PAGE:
Haim Maor | Women Poised

Since childhood, Haim Maor has been surrounded by younger and older women, from his three younger sisters, mother, and grandmother to the many female students he encountered during his art studies and those he taught. He feels more comfortable in their presence and often plays the role of brother or confidant, listening to their tales and troubles. His first model was Tirza, his wife, and his students and members of his Kibbutz, Givat Haim (Meuhad). In 1986, Maor met Susanne, a volunteer from Germany whose family had a Nazi background. Their connection inspired three impactful exhibitions that were exhibited in Israel and abroad. Apart from being his “signature model,” Susanne was a friend going through a joint exploration of the world of Second-Generation Holocaust Survivors. Nora Stanciu, an artist he taught as part of instruction sessions for artists from Ashkelon, has been Maor’s exclusive model for about thirty years. Their connection expanded, and she assisted him in research in Romania and curating exhibitions in Israel and abroad with the late Romanian artist Dumitru Pop Tincu. Nora’s versatility enabled her to range from the image of a good-looking and alluring woman to that of masculinity. Her gender fluidity and the different costumes she changes allow him to use her image to create varied identities that go beyond her original identity.

The series depicting standing women, facing either front or back, began with a painting of a woman of Ethiopian origin whose back was facing him at a train station. He was fascinated by her dress pattern. Later, he photographed Nora on the beach in Ashkelon, posing as Lot’s wife, who had become a pillar of salt. That is how he created “The Poised” series, which exhibits figures of powerful women and incorporates the gaze of the artist–the man–the viewer, raised in admiration onto the model, the woman standing in front of him in dresses of many designs.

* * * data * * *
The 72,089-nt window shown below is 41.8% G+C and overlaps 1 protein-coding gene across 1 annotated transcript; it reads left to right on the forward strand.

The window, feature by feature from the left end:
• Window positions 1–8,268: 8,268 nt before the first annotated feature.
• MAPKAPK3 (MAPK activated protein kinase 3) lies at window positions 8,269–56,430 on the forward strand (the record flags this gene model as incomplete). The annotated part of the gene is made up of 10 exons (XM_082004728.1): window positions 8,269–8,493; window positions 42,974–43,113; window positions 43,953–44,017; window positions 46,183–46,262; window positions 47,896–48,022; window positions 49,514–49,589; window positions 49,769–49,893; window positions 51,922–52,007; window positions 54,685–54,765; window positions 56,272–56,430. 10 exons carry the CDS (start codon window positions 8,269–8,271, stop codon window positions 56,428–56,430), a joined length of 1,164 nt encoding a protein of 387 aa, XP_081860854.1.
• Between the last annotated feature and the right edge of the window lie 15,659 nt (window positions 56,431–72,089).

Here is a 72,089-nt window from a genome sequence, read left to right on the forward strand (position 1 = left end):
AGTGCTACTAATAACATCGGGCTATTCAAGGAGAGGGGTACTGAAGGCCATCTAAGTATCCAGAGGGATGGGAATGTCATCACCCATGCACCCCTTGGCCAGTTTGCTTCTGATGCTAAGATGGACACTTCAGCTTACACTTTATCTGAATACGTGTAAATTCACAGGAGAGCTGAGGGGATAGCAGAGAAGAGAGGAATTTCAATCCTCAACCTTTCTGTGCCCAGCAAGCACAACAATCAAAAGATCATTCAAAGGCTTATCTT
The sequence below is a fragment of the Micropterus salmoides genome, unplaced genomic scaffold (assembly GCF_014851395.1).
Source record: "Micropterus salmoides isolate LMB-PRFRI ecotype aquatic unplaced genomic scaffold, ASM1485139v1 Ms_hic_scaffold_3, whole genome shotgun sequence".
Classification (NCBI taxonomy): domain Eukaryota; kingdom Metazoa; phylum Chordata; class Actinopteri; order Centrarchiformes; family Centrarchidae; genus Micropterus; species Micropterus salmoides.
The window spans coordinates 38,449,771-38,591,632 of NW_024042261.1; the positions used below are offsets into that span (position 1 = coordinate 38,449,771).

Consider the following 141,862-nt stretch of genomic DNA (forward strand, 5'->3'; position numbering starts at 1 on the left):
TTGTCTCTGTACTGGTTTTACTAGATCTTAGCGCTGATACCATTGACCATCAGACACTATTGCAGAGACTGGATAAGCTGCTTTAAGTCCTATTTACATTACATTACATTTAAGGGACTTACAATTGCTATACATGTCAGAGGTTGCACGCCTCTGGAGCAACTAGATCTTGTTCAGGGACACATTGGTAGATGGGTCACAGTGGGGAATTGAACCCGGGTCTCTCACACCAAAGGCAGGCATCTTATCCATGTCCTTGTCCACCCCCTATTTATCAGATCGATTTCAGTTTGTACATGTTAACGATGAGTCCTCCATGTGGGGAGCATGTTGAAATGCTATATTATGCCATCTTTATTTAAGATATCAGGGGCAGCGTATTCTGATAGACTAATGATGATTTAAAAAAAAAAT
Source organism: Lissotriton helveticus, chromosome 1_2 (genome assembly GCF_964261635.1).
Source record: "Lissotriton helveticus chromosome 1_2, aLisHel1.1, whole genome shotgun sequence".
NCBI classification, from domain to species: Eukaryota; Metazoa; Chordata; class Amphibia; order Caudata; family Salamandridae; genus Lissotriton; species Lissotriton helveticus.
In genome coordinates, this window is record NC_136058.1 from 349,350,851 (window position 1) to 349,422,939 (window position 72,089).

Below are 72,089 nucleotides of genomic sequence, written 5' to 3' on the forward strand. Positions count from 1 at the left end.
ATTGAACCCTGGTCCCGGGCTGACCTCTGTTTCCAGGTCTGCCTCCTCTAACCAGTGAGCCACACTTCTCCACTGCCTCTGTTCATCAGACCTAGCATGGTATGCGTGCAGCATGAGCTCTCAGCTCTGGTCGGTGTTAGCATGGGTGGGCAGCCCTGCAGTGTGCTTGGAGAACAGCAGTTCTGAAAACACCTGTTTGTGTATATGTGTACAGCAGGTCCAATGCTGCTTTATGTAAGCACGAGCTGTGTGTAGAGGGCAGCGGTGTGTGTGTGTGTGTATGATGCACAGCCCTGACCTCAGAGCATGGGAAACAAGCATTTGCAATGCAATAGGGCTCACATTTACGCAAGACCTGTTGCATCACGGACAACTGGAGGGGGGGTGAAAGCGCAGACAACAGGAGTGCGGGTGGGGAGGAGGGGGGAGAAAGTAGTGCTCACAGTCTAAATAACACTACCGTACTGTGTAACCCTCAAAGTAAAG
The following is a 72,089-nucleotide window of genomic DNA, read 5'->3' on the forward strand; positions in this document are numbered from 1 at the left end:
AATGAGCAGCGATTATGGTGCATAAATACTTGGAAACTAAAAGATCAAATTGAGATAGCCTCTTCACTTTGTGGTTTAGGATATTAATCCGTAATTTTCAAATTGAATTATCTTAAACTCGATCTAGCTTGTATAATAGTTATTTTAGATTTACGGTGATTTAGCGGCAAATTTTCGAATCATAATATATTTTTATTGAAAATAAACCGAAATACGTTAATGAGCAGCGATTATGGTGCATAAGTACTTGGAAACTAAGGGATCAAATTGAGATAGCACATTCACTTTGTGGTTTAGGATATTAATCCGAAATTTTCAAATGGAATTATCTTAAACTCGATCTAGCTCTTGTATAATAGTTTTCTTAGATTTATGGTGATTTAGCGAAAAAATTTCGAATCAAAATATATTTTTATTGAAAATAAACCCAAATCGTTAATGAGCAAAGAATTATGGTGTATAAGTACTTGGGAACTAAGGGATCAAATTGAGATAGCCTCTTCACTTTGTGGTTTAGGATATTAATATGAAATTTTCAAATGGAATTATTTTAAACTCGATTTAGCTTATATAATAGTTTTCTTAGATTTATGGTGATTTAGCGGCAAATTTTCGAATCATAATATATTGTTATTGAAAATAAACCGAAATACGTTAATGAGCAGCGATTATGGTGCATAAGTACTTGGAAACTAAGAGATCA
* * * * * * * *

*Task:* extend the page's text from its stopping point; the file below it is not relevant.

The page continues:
Maor’s recent works exhibit colorfulness, ornamentation, and a newfound rich and detailed painterly style. The women are particular, as is their location against the view. The elongated format, the way the women stand against the landscapes’ background, and the works’ linear placement side by side – all characterize the new exhibition at the Be’eri Gallery in Romano House.

A prominent feature of Haim Maor’s work is his choice of substrates for the paintings. Maor prefers painting on wooden surfaces for their stability and rigidity over the canvas, as he doesn’t like the fabric’s elasticity. Still, there is more to it than that. Maor had already been using wooden panels as a substrate in the 1980s for portraits of himself and others (“Faces of Race and Memory” 1988, “The Forbidden Library” 1994, and others). His wooden substrate echos the painted portraits on the coffins in Faiyum, Egypt, and corresponds with them. It also serves as a primary texture and underpainting, like in surrealist Max Ernst’s early works. The texture of wood, as a visual stimulant, allows repressed past memories to float and emerge from the wood. “There is nothing like a wooden board, with its flecks and stains, to express the stains of time, to conjure up ghosts of a haunted past… According to the Freudian analogy, the surface of the wood is like that barrier between the pre-conscious and the conscious, on which this drama of memory reconstruction takes place.” (Prof. Haim Finkelstein, from the “They Are ME” exhibition catalog 2011). Covertly, the works also correspond with paintings on wood customary in non-urban areas of Europe: on the walls of country houses, in church icons, on wooden ceilings in synagogues in Eastern Europe, etc. Where trees are abundant, wood has become available substrates for painting; they have been carved, painted, and treated for centuries. But here, in Israel, in contemporary painting, this isn’t a mundane choice, and more than anything, it testifies to Maor’s correspondence with past traditions and questions of personal and collective identity.

The Poised Women are accompanied by painted memo notes, a motif Maor introduced to his paintings in recent years. A memo is a colored paper note with a sticky stripe on its back. It’s used for writing short information, usually as some kind of reminder relating to the object to which it is attached. The word ‘memo’ is short for ‘memorandum,’ which means a written document or record of a contract or agreement and embodies the word memory). “The ‘Memo’ derives from the awareness of forgetfulness that intensifies with old age. The fear of losing memories and the fear of losing our identity are motivators in the works of artist Haim Maor. You can’t ignore the ‘Memo’. It hides part of the painting, and its reminder disturbs the peace until it is dealt with. The ‘memo’ becomes an obsessive reflection, and a tension is created between it and the painting beneath it, between the description of the artist’s subjective memory and the objective occurrence.” (Shira Mushkin 2015)

Dr. Ziva Jelin